And so the Memorandum of Understanding that we recently signed I think is indicative of that.  What it does is provide an assurance and a foundation for the kinds of ongoing military and intelligence cooperation that has been the hallmark of our relationship.  It allows I think Israeli planners the kind of certainty in a moment where there’s enormous uncertainty in the region.  It is a very difficult and dangerous time in the Middle East, and we want to make sure that Israel has the full capabilities it needs in order to keep the Israeli people safe and secure.

This will give us an opportunity to talk about the challenges that arise out of situations like Syria.  I’ll also be interested in hearing from the Prime Minister his assessment of conditions within Israel and in the West Bank.  Obviously, our hearts go out to those who have been injured, both Israeli and Palestinian.  Clearly, there is great danger of not just terrorism, but also flare-ups of violence.  We do have concerns around settlement activity, as well.  And our hope is that we can continue to be an effective partner with Israel in finding a path to peace.

Obviously, I’m only going to be President for another few months.  The Prime Minister will be there quite a bit longer.  And our hope will be that in these conversations we get a sense of how Israel sees the next few years, what the opportunities are and what the challenges are in order to assure that we keep alive the possibility of a stable, secure Israel at peace with its neighbors, and a Palestinian homeland that meets the aspirations of their people.

But obviously, these are challenging times.  One thing I can say about Prime Minister Netanyahu is he has always been candid with us, and his team has cooperated very effectively with ours. We very much appreciate it.  And I guarantee you that I will visit Israel often, because it is a beautiful country with beautiful people.  And Michelle and the girls I think resent the fact that I’ve not taken them on most of these trips, so they’re insistent that I do take them.  Of course, they will appreciate the fact that the next time I visit Israel I won’t have to sit in bilats — (laughter) — but instead can enjoy the sights and sounds of a remarkable country.

So thank you very much.

PRIME MINISTER NETANYAHU:  Thank you.

END

1:06 P.M. EDT

Full Text Israel Political Brief March 20, 2016: Vice President Joe Biden’s Speech to the 2016 AIPAC Policy Conference

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Israel Political Brief March 20-22, 2016: 2016 AIPAC Policy Conference Schedule

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General Sessions

Source: AIPAC

Sunday Evening, March 20

Joe Biden
Joe Biden
Vice President of the United States
Watch live stream starting at 7 p.m. ET.

Monday Morning, March 21

Watch live stream starting at 8 a.m. ET.
Hillary Clinton
Hillary Clinton
Democratic Presidential Candidate

Kevin McCarthy
Rep. Kevin McCarthy (R-CA)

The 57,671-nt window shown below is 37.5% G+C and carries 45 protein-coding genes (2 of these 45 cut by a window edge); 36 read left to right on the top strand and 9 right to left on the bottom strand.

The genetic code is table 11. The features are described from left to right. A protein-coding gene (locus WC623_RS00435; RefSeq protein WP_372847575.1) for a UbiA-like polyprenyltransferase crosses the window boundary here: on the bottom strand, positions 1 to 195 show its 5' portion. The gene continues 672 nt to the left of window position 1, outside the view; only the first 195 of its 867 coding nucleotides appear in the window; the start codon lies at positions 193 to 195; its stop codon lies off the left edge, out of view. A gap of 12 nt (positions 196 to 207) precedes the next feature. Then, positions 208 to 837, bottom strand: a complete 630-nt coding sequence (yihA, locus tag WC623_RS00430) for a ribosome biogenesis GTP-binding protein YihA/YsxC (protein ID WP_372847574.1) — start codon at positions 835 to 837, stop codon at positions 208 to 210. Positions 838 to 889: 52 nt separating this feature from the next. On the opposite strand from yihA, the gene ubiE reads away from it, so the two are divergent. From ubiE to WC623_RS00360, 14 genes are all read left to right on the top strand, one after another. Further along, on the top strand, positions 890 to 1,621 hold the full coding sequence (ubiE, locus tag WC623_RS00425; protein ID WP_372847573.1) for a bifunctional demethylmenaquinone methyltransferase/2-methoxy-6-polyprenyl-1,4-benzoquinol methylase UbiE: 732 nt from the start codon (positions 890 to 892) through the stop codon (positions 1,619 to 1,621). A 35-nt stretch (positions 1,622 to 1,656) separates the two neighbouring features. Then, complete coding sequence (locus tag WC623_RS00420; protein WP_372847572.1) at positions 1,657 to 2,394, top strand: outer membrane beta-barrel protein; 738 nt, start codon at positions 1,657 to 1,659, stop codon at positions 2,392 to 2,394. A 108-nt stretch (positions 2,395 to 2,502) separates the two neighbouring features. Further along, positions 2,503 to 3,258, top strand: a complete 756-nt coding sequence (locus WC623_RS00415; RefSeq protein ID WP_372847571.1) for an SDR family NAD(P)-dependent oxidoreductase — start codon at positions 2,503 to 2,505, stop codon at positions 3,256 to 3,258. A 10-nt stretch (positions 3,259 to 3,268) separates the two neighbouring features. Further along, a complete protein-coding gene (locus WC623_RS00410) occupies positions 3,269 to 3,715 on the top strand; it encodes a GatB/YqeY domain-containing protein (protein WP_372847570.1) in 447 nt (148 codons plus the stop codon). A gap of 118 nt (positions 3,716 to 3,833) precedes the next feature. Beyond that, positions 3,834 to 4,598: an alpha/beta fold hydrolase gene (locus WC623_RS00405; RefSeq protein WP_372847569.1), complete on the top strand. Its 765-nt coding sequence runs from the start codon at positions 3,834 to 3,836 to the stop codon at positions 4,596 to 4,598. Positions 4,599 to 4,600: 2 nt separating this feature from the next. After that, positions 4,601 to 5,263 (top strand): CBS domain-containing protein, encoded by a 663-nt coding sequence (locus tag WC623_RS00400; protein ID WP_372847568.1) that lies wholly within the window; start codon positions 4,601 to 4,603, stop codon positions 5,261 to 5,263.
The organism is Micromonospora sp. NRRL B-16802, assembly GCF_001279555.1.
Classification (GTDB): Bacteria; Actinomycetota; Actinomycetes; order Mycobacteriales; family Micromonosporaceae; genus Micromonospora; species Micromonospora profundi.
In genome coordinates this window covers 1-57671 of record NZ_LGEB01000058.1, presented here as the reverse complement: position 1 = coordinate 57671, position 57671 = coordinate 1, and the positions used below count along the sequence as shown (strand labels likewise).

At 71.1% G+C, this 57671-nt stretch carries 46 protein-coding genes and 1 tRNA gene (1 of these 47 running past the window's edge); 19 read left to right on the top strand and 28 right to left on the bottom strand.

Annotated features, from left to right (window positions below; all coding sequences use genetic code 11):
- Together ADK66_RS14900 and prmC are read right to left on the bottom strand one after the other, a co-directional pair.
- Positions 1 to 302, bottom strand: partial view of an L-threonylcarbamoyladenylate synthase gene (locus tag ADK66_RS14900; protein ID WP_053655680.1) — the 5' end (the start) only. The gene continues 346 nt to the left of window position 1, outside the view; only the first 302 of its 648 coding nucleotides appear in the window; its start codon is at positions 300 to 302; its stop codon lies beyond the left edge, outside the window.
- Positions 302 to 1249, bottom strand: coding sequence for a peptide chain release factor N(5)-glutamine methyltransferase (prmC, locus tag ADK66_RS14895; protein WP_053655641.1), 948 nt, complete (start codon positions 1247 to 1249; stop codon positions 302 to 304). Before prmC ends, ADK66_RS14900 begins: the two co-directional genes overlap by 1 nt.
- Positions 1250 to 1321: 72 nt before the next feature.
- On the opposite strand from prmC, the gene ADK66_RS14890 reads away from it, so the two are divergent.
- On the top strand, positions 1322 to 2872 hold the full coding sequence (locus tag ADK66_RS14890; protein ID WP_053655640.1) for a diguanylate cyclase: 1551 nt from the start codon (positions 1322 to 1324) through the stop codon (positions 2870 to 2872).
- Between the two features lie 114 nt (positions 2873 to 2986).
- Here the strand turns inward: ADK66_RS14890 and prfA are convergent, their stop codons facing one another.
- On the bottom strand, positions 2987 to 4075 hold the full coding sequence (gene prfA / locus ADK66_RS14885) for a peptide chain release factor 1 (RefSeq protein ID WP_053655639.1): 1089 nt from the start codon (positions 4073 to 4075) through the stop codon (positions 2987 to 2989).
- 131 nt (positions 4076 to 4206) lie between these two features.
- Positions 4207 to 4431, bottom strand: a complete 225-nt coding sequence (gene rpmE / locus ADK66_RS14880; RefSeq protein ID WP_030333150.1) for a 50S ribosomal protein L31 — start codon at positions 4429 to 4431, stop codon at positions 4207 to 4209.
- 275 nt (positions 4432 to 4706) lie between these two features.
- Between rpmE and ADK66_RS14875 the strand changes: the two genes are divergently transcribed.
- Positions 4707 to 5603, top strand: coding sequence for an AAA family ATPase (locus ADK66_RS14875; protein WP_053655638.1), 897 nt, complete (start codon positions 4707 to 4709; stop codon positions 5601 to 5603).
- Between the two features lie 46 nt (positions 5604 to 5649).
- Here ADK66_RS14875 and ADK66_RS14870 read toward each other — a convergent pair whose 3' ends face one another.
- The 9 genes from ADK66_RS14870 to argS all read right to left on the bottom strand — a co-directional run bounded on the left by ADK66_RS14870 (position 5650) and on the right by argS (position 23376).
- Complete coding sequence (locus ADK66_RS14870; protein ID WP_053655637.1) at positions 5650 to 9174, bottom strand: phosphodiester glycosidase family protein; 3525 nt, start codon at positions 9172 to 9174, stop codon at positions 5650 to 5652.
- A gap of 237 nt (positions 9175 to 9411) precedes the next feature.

House Majority Leader

Steny Hoyer
Rep. Steny Hoyer (D-MD)
House Democratic Whip

Isaac Herzog
Isaac Herzog
Chairman of Zionist Union and Leader of the Opposition
Israeli Knesset

Monday Evening, March 21

Watch live stream starting at 5 p.m. ET.
Ted Cruz
Ted Cruz
Republican Presidential Candidate

John Kasich
John Kasich
Republican Presidential Candidate

Donald Trump
Donald Trump
Republican Presidential Candidate

Paul Ryan
Rep. Paul Ryan (R-WI)
Speaker of the U.S. House of Representatives

Tuesday Morning, March 22

Watch live stream starting at 8 a.m. ET.
Benjamin Netanyahu
Benjamin Netanyahu
Prime Minister of Israel
(Address via Satellite)

Robert Menendez
Sen. Robert Menendez (D-NJ)
Senate Foreign Relations Committee

 

Full Text Israel Political Brief March 9, 2016: PM Benjamin Netanyahu and Vice President Joe Biden in a joint statement transcript

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PM Netanyahu and Vice President Joe Biden in a joint statement

Source: PMO, 3-9-16
Prime Minister Benjamin Netanyahu this morning issued the following statement at the start of his meeting with US Vice President Joe Biden:

“Mr. Vice President, Joe, it’s good to welcome you again in Jerusalem. You’re here with your wife Jill and your wonderful family: your daughter-in-law Hallie, your grandchildren Natalie and Hunter. And I hope you feel at home here in Israel because the people of Israel consider the Biden family part of our family. You’re part of our mishpucha. And I want to thank you personally for your, for our personal friendship of over 30 years. We’ve known each other a long time. We’ve gone through many trials and tribulations. And we have an enduring bond that represents the enduring bond between our people.

As you well know, the last 24 hours have been very difficult for Israel, including this morning. Twelve people were injured in five terrorist attacks. An American citizen, Taylor Force, was murdered. Taylor was a graduate of West Point, a veteran of Iraq and Afghanistan, a graduate student of Vanderbilt University. And I want to extend our deepest condolences to his family and wish the injured a speedy recovery. And I know I speak for you because you’ve said these very words.

Joe, I appreciate your strong condemnation of terrorism. Nothing justifies these attacks. But unfortunately President Abbas has not only refused to condemn these terrorist attacks, his Fatah party actually praised the murderer of this American citizen as a Palestinian martyr and a hero.

Now, this is wrong. And this failure to condemn terrorism should be condemned itself by everybody in the international community.